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The World’s Most Powerful Women: May 16

Good morning, WMPW readers! A woman was appointed secretary general of FIFA, the ex-lover of France’s president is expected to play a key role in his re-election bid, and Sheryl Sandberg made a moving speech about resilience. Want to get in touch? You can find me on Twitter at: @laurascohn. Have a great Monday!

THE BIG STORY

A female first at FIFA

There are few domains in the world more male-dominated than men’s soccer. So the appointment of a woman to head FIFA, soccer’s global governing body, came as somewhat of a surprise to me. Fatma Samoura, a veteran UN diplomat from Senegal, was appointed as secretary general of the organization to rebuild its reputation after last year’s ethics investigation. Samoura said she hopes to grow the game worldwide and work on FIFA’s reforms. There has been talk at FIFA about forming a separate women’s division. Perhaps Samoura, the first woman to hold a top executive position at the organization, will get going on that too.New York Times

EUROPE/MIDDLE EAST/AFRICA



A loyal lover
It’s not often that an ex-lover helps a world leader gain another term. But Segolene Royal, France’s energy and environment minister and the former partner of President Francois Hollande, is so politically popular, she’s expected to play a crucial role in his re-election bid.
Financial Times

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Reverse pay gap
As I was digging through some wonky global data on the gender pay gap over the weekend, I noticed the United Arab Emirates has a “reverse pay gap,” in which women earn more than men. But before we get too excited, here’s the reason: female workers in the UAE are small in number and more highly educated than men.
Economist

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How green are your emeralds?
When it comes to ethically-produced stones, diamonds tend to grab all the headlines. Instead, Caroline Scheufele, the creative director and co-president of luxury jeweler Chopard, is focusing on high mining standards for emeralds. The actress Julianne Moore approves so much she wore Chopard’s emerald earrings on the red carpet at the Cannes film festival.
Financial Times

ASIA-PACIFIC



Missing Kiwis
Last week, I wrote about how things were looking up for female execs in Australia, but it appears to be a different story in New Zealand. A review of the top 50 firms in the country found that none of them have female CEOs, a fact Theresa Gattung—who in 1999 became the first woman to run a big public company in New Zealand—said left her “gobsmacked.”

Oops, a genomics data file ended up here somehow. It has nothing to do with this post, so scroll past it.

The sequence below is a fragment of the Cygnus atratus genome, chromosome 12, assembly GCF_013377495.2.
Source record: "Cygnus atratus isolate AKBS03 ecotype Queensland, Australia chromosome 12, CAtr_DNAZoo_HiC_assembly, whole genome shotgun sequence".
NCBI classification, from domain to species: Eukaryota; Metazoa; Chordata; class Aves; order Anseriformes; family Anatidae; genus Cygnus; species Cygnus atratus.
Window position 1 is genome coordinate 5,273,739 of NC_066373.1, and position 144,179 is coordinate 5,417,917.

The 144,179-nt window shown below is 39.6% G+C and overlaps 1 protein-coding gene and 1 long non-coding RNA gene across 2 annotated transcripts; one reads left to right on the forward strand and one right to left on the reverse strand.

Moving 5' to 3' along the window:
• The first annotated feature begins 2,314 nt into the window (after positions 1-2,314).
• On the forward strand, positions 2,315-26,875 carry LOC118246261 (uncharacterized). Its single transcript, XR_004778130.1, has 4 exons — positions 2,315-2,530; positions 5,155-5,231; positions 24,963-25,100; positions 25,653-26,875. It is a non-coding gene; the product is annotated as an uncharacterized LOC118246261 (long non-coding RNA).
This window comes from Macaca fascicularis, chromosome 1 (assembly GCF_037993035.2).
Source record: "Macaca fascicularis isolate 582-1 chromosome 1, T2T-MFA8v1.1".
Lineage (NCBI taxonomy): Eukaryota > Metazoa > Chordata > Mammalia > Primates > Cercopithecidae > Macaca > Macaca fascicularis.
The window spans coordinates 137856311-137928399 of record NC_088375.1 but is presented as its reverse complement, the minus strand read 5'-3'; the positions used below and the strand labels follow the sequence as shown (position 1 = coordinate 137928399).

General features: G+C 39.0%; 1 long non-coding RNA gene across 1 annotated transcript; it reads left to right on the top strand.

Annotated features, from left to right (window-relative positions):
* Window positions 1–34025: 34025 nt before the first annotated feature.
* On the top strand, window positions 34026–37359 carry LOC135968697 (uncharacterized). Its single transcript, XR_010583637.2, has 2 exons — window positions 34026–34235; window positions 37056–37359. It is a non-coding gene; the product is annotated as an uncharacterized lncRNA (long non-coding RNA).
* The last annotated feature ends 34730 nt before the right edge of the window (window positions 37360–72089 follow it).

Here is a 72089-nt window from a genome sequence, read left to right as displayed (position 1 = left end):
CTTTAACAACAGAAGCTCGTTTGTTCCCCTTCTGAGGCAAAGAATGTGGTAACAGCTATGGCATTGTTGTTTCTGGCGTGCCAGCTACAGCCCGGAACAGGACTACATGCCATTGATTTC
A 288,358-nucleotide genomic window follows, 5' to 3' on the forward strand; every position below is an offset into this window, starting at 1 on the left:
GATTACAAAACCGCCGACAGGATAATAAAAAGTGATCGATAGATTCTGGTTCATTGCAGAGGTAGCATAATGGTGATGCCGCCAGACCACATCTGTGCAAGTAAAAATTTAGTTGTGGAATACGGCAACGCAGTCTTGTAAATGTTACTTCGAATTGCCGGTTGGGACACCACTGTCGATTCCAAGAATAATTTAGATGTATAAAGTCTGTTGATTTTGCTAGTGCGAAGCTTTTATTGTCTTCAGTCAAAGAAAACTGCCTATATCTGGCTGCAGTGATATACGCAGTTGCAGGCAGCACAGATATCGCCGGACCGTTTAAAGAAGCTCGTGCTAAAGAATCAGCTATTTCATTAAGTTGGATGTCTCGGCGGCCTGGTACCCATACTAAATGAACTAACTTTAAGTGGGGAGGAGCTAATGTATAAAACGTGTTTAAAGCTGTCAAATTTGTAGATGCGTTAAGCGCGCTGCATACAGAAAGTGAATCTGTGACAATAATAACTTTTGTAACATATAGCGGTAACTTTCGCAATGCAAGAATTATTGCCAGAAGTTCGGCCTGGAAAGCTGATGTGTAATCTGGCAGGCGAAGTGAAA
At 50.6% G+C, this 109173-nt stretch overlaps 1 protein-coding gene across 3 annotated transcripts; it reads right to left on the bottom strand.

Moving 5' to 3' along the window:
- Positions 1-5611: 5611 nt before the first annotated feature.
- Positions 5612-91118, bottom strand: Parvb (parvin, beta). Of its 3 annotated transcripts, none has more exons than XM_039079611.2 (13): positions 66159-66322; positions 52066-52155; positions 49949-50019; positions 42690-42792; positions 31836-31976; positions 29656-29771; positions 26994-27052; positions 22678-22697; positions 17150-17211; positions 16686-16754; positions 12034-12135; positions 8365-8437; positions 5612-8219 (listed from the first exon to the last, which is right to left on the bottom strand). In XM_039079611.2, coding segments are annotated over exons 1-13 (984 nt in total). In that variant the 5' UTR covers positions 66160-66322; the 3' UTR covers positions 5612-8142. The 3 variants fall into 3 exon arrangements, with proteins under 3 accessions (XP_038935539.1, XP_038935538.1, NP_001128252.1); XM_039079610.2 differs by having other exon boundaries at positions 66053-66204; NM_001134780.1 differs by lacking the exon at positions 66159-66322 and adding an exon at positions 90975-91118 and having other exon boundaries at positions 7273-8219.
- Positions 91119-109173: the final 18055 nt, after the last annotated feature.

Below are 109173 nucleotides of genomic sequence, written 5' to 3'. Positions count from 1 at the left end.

RNZ

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Sharing stress
If you’re an entrepreneur and your partner or spouse is one as well, it’s a recipe for disaster, right? An Indian daily newspaper interviewed couples in such a situation and found it actually works quite well because you can empathize with each other and perhaps even share vendors.
Live Mint

THE AMERICAS



Sandberg opens up
Just over a year after losing her husband, Facebook COO and “Lean In” author Sheryl Sandberg made an incredibly moving speech about resilience in a commencement address at the University of California at Berkeley. “I learned that in the face of the void—or in the face of any challenge—you can choose joy and meaning,” she said in remarks well worth a read.
Fortune

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Kirchner indicted
It’s been a rough couple of days for current and former female politicians in South America. Brazilian President Dilma Rousseff was suspended late last week, and now former Argentinian President Cristina Fernandez de Kirchner has been indicted on charges of manipulating her country’s central bank.
New York Times

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Trump’s women problem
A lot of ink has been spilled on Donald Trump and his interaction with women. But the “New York Times” took another crack at it, interviewing dozens of women who knew Trump professionally. The results show a history of undesired come-ons, disturbing workplace behavior, and constant comments on appearance by the presidential candidate.
New York Times

IN BRIEF


Mitsubishi, Japan’s largest bank, names two women as executive officers for the first time
Wall Street Journal


Hillary Clinton will put her husband in charge of the economy if she wins
New York Times


Goldman Sachs trails national averages for female leadership
Fortune


Will Megyn Kelly of Fox News be the next Barbara Walters?
New York Times


Rockefeller Foundation’s Judith Rodin wants 100 female CEOs by 2025
Fast Company


Female general becomes first woman to head top U.S. combat command
Air Force Times

PARTING WORDS

There was a long time when there were jobs that seemed out of the question for women. Now I think everything is in play. It’s a good feeling.
— Emily Maitlis, BBC News anchor, reflecting on opportunities for women on TV